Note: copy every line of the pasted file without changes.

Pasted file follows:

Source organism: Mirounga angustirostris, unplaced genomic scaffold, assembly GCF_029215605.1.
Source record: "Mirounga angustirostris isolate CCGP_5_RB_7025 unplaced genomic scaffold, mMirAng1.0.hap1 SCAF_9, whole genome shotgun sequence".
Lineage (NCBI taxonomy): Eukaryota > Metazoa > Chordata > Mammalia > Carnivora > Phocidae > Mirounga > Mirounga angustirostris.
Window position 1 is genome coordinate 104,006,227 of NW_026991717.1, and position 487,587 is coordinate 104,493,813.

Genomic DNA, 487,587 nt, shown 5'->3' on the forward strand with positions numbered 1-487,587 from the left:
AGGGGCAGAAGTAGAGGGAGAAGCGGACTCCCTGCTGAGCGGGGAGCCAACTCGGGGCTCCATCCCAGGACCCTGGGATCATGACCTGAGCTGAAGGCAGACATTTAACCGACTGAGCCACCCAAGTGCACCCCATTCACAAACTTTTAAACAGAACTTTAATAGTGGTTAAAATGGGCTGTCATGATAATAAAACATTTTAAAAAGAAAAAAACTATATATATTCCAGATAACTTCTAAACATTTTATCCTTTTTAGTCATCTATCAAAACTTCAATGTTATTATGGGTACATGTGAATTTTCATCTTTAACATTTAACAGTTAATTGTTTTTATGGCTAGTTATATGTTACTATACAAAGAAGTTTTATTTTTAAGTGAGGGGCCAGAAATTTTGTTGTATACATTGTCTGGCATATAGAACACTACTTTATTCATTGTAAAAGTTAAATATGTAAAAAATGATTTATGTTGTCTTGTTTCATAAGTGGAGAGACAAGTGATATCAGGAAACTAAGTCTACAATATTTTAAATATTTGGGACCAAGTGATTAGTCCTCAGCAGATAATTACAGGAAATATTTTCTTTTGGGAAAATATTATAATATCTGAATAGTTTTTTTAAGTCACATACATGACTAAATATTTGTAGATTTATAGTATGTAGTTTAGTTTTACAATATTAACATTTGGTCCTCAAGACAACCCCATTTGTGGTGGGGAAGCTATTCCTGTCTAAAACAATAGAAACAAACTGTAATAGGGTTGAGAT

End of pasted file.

Source organism: Mirounga angustirostris, unplaced genomic scaffold, assembly GCF_029215605.1.
Source record: "Mirounga angustirostris isolate CCGP_5_RB_7025 unplaced genomic scaffold, mMirAng1.0.hap1 SCAF_9, whole genome shotgun sequence".
Lineage (NCBI taxonomy): Eukaryota > Metazoa > Chordata > Mammalia > Carnivora > Phocidae > Mirounga > Mirounga angustirostris.
Window position 1 is genome coordinate 104,006,227 of NW_026991717.1, and position 487,587 is coordinate 104,493,813.

Genomic DNA, 487,587 nt, shown 5'->3' on the forward strand with positions numbered 1-487,587 from the left:
AGGGGCAGAAGTAGAGGGAGAAGCGGACTCCCTGCTGAGCGGGGAGCCAACTCGGGGCTCCATCCCAGGACCCTGGGATCATGACCTGAGCTGAAGGCAGACATTTAACCGACTGAGCCACCCAAGTGCACCCCATTCACAAACTTTTAAACAGAACTTTAATAGTGGTTAAAATGGGCTGTCATGATAATAAAACATTTTAAAAAGAAAAAAACTATATATATTCCAGATAACTTCTAAACATTTTATCCTTTTTAGTCATCTATCAAAACTTCAATGTTATTATGGGTACATGTGAATTTTCATCTTTAACATTTAACAGTTAATTGTTTTTATGGCTAGTTATATGTTACTATACAAAGAAGTTTTATTTTTAAGTGAGGGGCCAGAAATTTTGTTGTATACATTGTCTGGCATATAGAACACTACTTTATTCATTGTAAAAGTTAAATATGTAAAAAATGATTTATGTTGTCTTGTTTCATAAGTGGAGAGACAAGTGATATCAGGAAACTAAGTCTACAATATTTTAAATATTTGGGACCAAGTGATTAGTCCTCAGCAGATAATTACAGGAAATATTTTCTTTTGGGAAAATATTATAATATCTGAATAGTTTTTTTAAGTCACATACATGACTAAATATTTGTAGATTTATAGTATGTAGTTTAGTTTTACAATATTAACATTTGGTCCTCAAGACAACCCCATTTGTGGTGGGGAAGCTATTCCTGTCTAAAACAATAGAAACAAACTGTAATAGGGTTGAGAT